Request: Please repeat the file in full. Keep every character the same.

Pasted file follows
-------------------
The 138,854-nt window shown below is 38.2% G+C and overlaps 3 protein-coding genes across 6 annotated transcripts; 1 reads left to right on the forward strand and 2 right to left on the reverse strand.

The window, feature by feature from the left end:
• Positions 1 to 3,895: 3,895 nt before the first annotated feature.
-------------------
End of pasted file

The 138,854-nt window shown below is 38.2% G+C and overlaps 3 protein-coding genes across 6 annotated transcripts; 1 reads left to right on the forward strand and 2 right to left on the reverse strand.

The window, feature by feature from the left end:
• Positions 1 to 3,895: 3,895 nt before the first annotated feature.